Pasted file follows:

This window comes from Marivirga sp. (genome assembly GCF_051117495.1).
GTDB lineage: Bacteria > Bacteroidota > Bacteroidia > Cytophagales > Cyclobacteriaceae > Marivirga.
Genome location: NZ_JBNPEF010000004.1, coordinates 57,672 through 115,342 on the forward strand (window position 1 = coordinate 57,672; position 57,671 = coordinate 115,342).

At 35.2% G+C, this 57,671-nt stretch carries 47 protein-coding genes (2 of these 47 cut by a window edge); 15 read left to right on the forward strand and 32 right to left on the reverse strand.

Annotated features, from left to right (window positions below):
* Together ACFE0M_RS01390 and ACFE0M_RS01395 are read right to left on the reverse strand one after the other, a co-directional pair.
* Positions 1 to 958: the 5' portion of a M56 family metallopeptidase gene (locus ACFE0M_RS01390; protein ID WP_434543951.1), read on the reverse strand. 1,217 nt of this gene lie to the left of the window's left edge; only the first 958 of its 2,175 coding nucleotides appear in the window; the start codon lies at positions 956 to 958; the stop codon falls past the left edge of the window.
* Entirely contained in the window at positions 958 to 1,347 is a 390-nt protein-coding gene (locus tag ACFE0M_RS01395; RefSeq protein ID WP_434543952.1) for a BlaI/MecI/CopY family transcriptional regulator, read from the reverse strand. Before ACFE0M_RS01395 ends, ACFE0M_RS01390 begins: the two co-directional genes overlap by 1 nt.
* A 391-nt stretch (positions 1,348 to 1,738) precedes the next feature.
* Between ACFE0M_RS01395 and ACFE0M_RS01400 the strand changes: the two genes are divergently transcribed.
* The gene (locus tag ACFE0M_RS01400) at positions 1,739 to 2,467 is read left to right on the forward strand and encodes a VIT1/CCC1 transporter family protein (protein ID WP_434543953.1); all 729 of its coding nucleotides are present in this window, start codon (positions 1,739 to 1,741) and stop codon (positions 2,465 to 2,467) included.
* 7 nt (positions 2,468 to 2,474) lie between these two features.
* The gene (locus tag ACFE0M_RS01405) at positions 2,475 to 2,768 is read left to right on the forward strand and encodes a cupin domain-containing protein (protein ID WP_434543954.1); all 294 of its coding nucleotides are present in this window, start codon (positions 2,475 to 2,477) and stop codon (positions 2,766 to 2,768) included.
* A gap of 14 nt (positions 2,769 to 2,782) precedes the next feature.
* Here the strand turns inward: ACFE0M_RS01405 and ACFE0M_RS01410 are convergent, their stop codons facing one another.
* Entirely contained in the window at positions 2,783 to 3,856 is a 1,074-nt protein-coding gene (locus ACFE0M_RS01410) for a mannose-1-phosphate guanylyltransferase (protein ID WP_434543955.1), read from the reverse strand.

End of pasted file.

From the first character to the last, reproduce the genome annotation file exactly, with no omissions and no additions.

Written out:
This window comes from Marivirga sp. (genome assembly GCF_051117495.1).
GTDB lineage: Bacteria > Bacteroidota > Bacteroidia > Cytophagales > Cyclobacteriaceae > Marivirga.
Genome location: NZ_JBNPEF010000004.1, coordinates 57,672 through 115,342 on the forward strand (window position 1 = coordinate 57,672; position 57,671 = coordinate 115,342).

At 35.2% G+C, this 57,671-nt stretch carries 47 protein-coding genes (2 of these 47 cut by a window edge); 15 read left to right on the forward strand and 32 right to left on the reverse strand.

Annotated features, from left to right (window positions below):
* Together ACFE0M_RS01390 and ACFE0M_RS01395 are read right to left on the reverse strand one after the other, a co-directional pair.
* Positions 1 to 958: the 5' portion of a M56 family metallopeptidase gene (locus ACFE0M_RS01390; protein ID WP_434543951.1), read on the reverse strand. 1,217 nt of this gene lie to the left of the window's left edge; only the first 958 of its 2,175 coding nucleotides appear in the window; the start codon lies at positions 956 to 958; the stop codon falls past the left edge of the window.
* Entirely contained in the window at positions 958 to 1,347 is a 390-nt protein-coding gene (locus tag ACFE0M_RS01395; RefSeq protein ID WP_434543952.1) for a BlaI/MecI/CopY family transcriptional regulator, read from the reverse strand. Before ACFE0M_RS01395 ends, ACFE0M_RS01390 begins: the two co-directional genes overlap by 1 nt.
* A 391-nt stretch (positions 1,348 to 1,738) precedes the next feature.
* Between ACFE0M_RS01395 and ACFE0M_RS01400 the strand changes: the two genes are divergently transcribed.
* The gene (locus tag ACFE0M_RS01400) at positions 1,739 to 2,467 is read left to right on the forward strand and encodes a VIT1/CCC1 transporter family protein (protein ID WP_434543953.1); all 729 of its coding nucleotides are present in this window, start codon (positions 1,739 to 1,741) and stop codon (positions 2,465 to 2,467) included.
* 7 nt (positions 2,468 to 2,474) lie between these two features.
* The gene (locus tag ACFE0M_RS01405) at positions 2,475 to 2,768 is read left to right on the forward strand and encodes a cupin domain-containing protein (protein ID WP_434543954.1); all 294 of its coding nucleotides are present in this window, start codon (positions 2,475 to 2,477) and stop codon (positions 2,766 to 2,768) included.
* A gap of 14 nt (positions 2,769 to 2,782) precedes the next feature.
* Here the strand turns inward: ACFE0M_RS01405 and ACFE0M_RS01410 are convergent, their stop codons facing one another.
* Entirely contained in the window at positions 2,783 to 3,856 is a 1,074-nt protein-coding gene (locus ACFE0M_RS01410) for a mannose-1-phosphate guanylyltransferase (protein ID WP_434543955.1), read from the reverse strand.